“A mélange of highly watchable gobbledegook.” Read on for the verdict on last night’s TV.

Jonathan Creek

“A madcap plot that combined the supernatural, horror and detective genres to make a mélange of highly watchable gobbledegook. Who cares about making sense of the plot anyway when you have a wondrously tongue-in-cheek script by David Renwick, and such glittering comedy stars as Nigel Planer and Rik Mayall alongside Joanna Lumley, all playing it straight, bar the odd, camp smirk… The freshness of this comeback was surprising, given that the show first aired 16 years ago and should surely be as old and tired as Jonathan Creek’s duffle coat by now.”
Arifa Akbar, The Independent

“How nice it must be to be Alan Davies. Whichever set he wanders onto he seems to make himself at home. On QI he plays the fool, here the amateurish genius, but it’s all one part: affable, intelligent, low-intensity. Sheridan Smith, as knockabout crime-solving buddy Joey, was well cast too… The plot unravelled at the end, where a pointless layer of conspiracy was added to a well-worked mystery. Other than that, though, it was part Midsomer, part Sherlock, totally unthreatening.”
Ed Cumming, The Telegraph

“All those household names, all David Renwick’s writing talent. For what? The disinterring of a three-years-cold corpse of a TV series whose historic function is to incite couples wending their way up the little hill to Bedfordshire to have exchanges such as the following. ‘Was it the crazed nun who reached through the portrait of Saint Barnabas to strangle Sheridan Smith?’ ‘You idiot, it wasn’t the nun. That was half a century earlier.’ Renwick had a lot of fun with his script, though.”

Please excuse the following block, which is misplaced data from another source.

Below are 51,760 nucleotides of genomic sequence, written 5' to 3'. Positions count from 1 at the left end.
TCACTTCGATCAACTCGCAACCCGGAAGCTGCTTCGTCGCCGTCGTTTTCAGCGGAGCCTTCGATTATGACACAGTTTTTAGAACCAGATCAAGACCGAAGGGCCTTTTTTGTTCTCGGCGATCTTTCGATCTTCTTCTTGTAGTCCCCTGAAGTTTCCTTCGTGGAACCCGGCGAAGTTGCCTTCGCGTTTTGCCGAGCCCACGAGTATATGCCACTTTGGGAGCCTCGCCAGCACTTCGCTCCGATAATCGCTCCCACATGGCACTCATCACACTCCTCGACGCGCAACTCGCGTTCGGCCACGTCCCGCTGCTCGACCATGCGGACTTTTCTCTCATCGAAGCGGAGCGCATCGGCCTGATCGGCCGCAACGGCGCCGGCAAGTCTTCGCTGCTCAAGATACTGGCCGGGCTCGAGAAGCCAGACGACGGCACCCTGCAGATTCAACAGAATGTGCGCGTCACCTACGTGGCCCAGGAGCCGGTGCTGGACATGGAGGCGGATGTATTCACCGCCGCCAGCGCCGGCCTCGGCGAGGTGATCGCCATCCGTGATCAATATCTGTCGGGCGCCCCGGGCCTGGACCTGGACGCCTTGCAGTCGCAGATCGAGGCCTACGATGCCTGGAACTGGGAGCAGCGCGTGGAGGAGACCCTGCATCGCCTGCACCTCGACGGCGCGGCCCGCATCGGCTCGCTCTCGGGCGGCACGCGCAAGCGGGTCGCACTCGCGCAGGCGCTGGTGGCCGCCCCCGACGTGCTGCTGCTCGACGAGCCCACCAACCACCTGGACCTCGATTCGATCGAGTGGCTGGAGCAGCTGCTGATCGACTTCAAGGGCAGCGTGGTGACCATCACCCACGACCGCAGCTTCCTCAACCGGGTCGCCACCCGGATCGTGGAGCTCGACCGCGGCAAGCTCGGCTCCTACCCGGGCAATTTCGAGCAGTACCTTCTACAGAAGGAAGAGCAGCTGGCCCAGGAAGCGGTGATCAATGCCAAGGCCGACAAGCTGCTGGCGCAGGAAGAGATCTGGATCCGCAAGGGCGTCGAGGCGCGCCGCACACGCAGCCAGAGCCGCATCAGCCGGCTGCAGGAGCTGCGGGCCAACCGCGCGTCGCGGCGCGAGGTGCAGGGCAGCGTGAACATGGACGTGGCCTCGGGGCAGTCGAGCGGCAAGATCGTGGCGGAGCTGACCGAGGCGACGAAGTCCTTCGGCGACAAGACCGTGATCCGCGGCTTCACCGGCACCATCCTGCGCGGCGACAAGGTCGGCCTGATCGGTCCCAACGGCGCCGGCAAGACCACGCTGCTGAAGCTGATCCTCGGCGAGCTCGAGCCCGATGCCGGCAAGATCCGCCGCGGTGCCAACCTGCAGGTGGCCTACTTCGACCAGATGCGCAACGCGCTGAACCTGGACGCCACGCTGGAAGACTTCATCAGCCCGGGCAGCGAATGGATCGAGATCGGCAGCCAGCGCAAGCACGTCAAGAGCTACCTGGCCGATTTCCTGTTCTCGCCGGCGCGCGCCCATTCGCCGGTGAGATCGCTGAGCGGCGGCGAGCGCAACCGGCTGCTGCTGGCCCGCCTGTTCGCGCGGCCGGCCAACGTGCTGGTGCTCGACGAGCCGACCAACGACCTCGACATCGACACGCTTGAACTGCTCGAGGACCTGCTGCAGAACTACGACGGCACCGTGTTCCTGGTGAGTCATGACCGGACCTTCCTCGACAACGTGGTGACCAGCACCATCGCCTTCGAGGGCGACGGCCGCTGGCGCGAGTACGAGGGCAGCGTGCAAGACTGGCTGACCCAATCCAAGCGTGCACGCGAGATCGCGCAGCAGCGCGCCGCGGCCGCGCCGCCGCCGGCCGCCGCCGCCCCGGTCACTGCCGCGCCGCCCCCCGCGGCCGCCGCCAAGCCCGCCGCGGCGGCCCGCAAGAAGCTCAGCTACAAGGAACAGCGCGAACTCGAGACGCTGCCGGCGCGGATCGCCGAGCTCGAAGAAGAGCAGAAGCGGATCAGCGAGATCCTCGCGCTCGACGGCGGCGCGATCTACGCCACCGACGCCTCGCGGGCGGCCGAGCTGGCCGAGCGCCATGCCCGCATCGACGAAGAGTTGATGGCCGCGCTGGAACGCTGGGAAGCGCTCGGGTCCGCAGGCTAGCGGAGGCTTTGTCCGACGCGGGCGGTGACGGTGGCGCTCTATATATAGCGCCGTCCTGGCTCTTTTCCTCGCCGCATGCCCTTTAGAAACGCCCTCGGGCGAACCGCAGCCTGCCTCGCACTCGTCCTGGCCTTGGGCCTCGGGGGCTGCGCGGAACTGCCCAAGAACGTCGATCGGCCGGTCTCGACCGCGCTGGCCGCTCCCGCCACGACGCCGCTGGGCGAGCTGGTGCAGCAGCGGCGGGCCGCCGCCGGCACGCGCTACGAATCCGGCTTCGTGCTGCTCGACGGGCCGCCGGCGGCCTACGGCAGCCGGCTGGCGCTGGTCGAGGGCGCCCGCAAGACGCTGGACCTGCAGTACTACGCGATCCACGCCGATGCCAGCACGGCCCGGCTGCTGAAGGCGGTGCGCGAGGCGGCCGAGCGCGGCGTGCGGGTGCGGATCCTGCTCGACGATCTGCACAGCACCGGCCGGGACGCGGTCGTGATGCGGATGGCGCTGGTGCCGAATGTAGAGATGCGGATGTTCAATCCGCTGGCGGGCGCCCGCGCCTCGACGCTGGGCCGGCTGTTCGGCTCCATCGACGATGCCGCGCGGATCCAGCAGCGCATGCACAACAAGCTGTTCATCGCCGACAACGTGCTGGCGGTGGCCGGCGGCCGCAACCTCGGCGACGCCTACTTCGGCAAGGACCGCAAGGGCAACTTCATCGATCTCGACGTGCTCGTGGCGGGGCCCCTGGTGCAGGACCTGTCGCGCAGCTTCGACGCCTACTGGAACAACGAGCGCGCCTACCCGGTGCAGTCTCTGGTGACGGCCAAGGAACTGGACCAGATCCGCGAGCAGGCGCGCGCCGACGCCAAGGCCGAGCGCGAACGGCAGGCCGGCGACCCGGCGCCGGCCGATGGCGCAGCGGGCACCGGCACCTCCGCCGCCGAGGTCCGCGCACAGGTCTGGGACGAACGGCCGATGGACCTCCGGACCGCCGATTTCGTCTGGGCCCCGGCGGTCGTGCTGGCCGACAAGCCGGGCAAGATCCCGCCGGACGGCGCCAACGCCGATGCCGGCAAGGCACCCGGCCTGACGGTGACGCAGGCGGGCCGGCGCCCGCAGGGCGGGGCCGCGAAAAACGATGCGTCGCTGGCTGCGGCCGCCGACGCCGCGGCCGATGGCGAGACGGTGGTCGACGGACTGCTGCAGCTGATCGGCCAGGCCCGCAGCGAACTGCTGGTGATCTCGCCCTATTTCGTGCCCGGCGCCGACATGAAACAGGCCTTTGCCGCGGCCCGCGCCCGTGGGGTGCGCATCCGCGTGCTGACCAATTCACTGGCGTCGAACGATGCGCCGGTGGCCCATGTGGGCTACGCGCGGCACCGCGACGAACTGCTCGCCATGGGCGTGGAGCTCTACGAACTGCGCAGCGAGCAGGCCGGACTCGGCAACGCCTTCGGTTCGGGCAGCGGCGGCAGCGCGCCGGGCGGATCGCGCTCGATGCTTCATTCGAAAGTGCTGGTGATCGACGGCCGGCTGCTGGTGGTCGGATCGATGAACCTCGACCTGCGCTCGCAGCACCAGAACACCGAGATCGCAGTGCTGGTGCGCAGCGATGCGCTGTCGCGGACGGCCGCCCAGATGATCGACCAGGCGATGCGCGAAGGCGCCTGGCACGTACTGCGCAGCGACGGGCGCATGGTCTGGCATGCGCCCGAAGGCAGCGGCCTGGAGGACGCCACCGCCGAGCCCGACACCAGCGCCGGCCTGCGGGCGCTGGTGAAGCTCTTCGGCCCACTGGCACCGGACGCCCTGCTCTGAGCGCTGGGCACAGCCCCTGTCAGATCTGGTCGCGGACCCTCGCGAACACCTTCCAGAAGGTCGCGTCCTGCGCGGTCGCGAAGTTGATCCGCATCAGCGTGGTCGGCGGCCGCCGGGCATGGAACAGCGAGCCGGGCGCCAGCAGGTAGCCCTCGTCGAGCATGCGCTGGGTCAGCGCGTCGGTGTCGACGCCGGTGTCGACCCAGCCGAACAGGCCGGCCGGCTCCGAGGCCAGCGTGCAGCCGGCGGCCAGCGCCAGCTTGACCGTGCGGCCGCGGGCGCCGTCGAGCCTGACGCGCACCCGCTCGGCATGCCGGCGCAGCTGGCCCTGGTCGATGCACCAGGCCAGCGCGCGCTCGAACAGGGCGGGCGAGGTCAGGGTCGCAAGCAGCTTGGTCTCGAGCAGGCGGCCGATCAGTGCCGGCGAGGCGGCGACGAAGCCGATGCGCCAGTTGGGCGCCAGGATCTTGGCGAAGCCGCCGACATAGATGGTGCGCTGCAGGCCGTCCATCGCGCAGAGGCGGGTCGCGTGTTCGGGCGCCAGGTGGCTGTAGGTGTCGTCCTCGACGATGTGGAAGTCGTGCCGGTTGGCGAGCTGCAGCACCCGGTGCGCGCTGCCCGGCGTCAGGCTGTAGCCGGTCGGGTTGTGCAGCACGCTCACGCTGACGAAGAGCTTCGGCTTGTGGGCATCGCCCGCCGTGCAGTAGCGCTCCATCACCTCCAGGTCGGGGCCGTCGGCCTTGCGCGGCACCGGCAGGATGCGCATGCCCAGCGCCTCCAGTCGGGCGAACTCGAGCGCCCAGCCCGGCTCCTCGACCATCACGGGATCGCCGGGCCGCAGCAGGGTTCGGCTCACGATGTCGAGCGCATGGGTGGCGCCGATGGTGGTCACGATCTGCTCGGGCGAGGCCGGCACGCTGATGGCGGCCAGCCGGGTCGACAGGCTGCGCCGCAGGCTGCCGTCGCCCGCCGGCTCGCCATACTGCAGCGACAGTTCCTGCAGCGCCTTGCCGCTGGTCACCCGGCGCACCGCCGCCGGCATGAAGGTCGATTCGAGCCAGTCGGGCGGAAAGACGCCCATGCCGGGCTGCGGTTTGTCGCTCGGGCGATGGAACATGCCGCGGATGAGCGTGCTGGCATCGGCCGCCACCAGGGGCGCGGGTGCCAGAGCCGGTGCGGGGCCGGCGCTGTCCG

Stuart Jeffries, The Guardian

Game of Thrones, Sky Atlantic

“Game of Thrones invents a strange continent and populates it with the kind of grim brutality familiar to anyone who has studied real history. There is sex, violence or intrigue in every scene, shown in gruesome detail…  Harry Potter it is not, but this brutality is precisely what makes Game of Thrones, including last night’s episode, gripping.”
Ed Cumming, The Telegraph

“My colleague Hugo Rifkind said last week that ‘GoT is a grown-up version of the stuff you loved as a kid’: castles, quests, vengeance. I’d add it’s impossible to talk about the show without getting the tripping-over-your-words breathlessness you get as a child.”
Alex Hardy, The Times

“For all the pleasures – storylines so satisfyingly complicated you need spreadsheets to make sense of them, CGI dragons that dive into the sea and then toast the caught fish with their fiery breath – Game of Thrones asks bracing questions of its audience. How would lentil-weaving Guardian readers have fared in a land without dishwashers populated by toughs with beard lice?”
Stuart Jeffries, The Guardian

The Men Who Built America, History

“The signature marks of far wider purse strings than a bog-standard BBC documentary were all over this high-octane hour, with its filmic reconstructions, its rousing soundtrack and its access to high-ranking talking heads… While this documentary was frank about the cut-throat instincts that men like Vanderbilt personified, its statesmen-like positioning of them and their legacy seemed at odds with our current economic crisis, which might expose the end-point for this brand of American capitalism to be a force for bad, not good.”
Arifa Akbar, The Independent

Plebs, ITV2

“Plebs isn’t in any sense a comedy about the past. It is a comedy in which a trio of entirely modern young men are dressed up in historical costumes and inhabit a historical backdrop, while acting out the sort of 21st century dating-drinking-male-rivalry scenarios we’ve seen in a host of other equally uninspiring sitcoms.”
Matt Baylis, Daily Express

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